A Centenarian Presbyterian: William Rankin

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Imagine what it would be like to live from the beginning of the 19th century to the beginning of the 20th century. William Rankin, Jr., who served as both a ruling elder and the treasurer of the PCUSA Board of Foreign Missions (for 37 years), did just that.

Born on September 15, 1810, on a farm near Elizabeth, New Jersey, his longevity was such that at the time of his death on October 20, 1912, he was 102 years old, and was then the oldest college graduate in the United States. He took up the study of law, graduating from the Cincinnati Law School, and served as a law partner to Salmon P. Chase, who later became Chief Justice of the US Supreme Court. He was married to wife Ellen (née Smith) for 62 years. Ecclesiastically, he served as ruling elder for the Third Presbyterian Church of Newark, NJ for 15 years and in the same capacity at the Wicliff Church for 11 years. Sixteen times he attended the General Assembly of the Presbyterian Church as Commissioner from Newark. He was a trustee for the Bloomfield Theological Seminary; President of the Essex County Bible Society; President of the Newark Library Association; President of the Board of Trustees for the High Street Church; and a member of the Presbyterian Church Extension Committee. He was also a member of the New Jersey Historical Society from 1848 until the time of his death.

His 1857 address to the Synod of New Jersey on the subject of the Board of Missions was published by request of the Synod. He also authored Handbook and Incidents of Foreign Missions of the Presbyterian Church, U.S.A. (1893) and Memorials of Foreign Missionaries of the Presbyterian Church, U.S.A. (1895). These latter two works are valuable resources which cover the history of Presbyterian foreign missions in the 19th century, written by a man who devoted much of his life to aiding the cause of missions worldwide. We have previously alluded to his account of American Presbyterian missionary to India Joseph Owen (1814-1870), and this is but one of many fascinating biographical sketches to be found in his books.

If the history of world missions is of interest to you, take time to visit the William Rankin, Jr. page and read his remarkable books on foreign missions, written by a centenarian Presbyterian who spent his life in the service of God and the church.

The Story of a Dedicated Life

The story of American Presbyterian missionary to India Joseph Owen (1814-1870) is a fascinating and inspiring tale. It is told in a biographical sketch by William Rankin, Jr. in Memorials of Foreign Missionaries of the Presbyterian Church, U.S.A. and in a full-length biography by James Clement Moffat ("his earliest and dearest friend"), The Story of a Dedicated Life.

Born in Bedford, New York, Joseph Owen completed his undergraduate studies and theological training at Princeton. In 1840, after being appointed a missionary in the service of the Presbyterian Board of Foreign Missions, he sailed to India by way of Boston, Massachusetts, and around the Cape of Good Hope. He would spend the next 28 years of his life serving the Presbyterian Church in Northern India, in Allahabad. His commitment to the missionary cause of Jesus Christ was rock solid, but the pains of separation from family and friends were deep.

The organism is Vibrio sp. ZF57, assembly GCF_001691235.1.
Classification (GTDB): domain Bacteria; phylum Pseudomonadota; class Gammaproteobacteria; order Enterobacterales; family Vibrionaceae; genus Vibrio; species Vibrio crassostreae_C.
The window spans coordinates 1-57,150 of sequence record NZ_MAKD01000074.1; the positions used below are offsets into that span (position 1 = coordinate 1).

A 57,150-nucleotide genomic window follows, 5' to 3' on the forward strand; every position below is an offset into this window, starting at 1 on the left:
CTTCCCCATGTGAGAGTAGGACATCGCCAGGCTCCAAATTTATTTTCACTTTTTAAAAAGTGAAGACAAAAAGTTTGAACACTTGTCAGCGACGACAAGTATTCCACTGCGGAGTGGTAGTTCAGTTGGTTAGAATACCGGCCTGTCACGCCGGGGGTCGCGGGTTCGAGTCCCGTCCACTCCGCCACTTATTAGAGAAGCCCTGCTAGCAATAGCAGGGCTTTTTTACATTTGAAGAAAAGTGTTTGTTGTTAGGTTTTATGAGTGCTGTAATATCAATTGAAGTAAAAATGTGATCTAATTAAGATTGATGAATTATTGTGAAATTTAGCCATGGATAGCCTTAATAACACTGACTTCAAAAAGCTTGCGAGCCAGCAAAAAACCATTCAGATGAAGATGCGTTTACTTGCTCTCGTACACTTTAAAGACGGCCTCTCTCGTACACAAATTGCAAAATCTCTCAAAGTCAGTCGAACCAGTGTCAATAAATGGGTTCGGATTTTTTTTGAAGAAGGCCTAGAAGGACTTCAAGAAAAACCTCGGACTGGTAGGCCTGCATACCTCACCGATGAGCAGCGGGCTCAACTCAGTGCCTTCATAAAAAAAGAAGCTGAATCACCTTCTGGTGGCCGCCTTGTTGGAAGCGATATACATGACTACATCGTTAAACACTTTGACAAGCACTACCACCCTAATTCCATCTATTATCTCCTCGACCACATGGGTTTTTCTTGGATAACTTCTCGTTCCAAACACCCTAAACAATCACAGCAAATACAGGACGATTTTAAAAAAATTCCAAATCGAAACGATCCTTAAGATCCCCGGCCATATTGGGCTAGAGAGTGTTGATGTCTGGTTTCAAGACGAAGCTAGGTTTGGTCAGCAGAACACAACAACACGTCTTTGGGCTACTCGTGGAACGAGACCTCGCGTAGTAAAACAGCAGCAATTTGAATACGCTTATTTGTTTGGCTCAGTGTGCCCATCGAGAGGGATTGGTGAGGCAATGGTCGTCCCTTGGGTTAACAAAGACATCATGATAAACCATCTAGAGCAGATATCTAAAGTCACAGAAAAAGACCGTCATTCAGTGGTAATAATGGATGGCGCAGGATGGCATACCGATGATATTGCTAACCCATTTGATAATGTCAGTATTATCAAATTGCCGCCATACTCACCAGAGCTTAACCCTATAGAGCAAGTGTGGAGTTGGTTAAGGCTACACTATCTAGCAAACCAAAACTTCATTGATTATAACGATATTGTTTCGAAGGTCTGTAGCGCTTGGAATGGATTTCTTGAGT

"Dedication to missionary work had become a part of himself. It had ceased to be a question before his mind. As such it had been closed up long ago, never more to be opened. It was the decree of God for him. He knew that it would cost self-denial. But his mind was made up for self-denial. What it would cost was no longer to be considered. He had summed up all that when he gave himself to the Lord. Nor was this separation from all he loved most dearly upon earth designed to be temporary. In his view it was final. The devotion of himself was without reserve. It was to live and die in his work" (Moffat, p. 8).

While in India, besides his preaching endeavors, he also completed an edition of the Old Testament in Hindi, and commentaries on Isaiah and the Psalms in the Urdu language (as a student at Princeton in Biblical literature and Oriental languages "he earned the highest commendations of Dr. Joseph Addison Alexander"). He married twice during his time in India, and when his course was finished, he left behind two children as well. In 1869, he determined to leave India for a short time in order to visit Europe and America with a plan to return to India to spend the remainder of his days. It was in Edinburgh, Scotland, however, before ever returning to America, that he became sick with dysentery and ultimately passed away on December 4, 1870, in the presence of Dr. Robert S. Candlish. He conveyed his final warmest regards to the flock he left behind in Allahabad: "Tell them to be steadfast, unmovable, always abounding in the work of the Lord, not seeking merely after worldly advancement, but seeking first the service of Christ." "Tell them that I have never for a moment regretted that I went as a missionary. I only regret that I was not more faithful."

So closed the chapter on a dedicated missionary servant of the Lord Jesus Christ whose name is barely known today, although it is written in the precious Book of Life. Get to know his story in the writings of Moffat and Rankin because it is the story of an ordinary man who performed extraordinary service for the kingdom of God in the land of India.